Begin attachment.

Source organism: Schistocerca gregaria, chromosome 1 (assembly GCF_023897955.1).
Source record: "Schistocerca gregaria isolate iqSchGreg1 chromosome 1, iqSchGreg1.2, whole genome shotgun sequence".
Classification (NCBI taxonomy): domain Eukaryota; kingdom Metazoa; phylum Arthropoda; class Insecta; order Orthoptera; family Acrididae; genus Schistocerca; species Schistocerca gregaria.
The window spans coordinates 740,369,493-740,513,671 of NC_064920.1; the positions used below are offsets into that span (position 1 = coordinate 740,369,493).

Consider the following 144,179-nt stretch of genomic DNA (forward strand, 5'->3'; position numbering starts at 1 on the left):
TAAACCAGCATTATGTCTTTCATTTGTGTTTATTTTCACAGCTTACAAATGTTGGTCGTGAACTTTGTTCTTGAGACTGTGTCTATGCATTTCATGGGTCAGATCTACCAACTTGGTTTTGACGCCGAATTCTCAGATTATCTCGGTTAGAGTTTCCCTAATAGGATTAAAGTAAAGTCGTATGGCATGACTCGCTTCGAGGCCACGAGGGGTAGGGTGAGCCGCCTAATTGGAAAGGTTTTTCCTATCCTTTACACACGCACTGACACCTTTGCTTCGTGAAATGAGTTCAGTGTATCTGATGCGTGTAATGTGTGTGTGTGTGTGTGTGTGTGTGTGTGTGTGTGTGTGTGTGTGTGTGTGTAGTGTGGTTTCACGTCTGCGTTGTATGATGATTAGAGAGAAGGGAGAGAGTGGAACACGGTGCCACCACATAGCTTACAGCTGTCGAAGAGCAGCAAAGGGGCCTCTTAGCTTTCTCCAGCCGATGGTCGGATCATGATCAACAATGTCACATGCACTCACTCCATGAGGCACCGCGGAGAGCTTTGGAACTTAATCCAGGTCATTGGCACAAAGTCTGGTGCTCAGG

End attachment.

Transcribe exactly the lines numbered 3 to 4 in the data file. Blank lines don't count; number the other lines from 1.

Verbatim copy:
Classification (NCBI taxonomy): domain Eukaryota; kingdom Metazoa; phylum Arthropoda; class Insecta; order Orthoptera; family Acrididae; genus Schistocerca; species Schistocerca gregaria.
The window spans coordinates 740,369,493-740,513,671 of NC_064920.1; the positions used below are offsets into that span (position 1 = coordinate 740,369,493).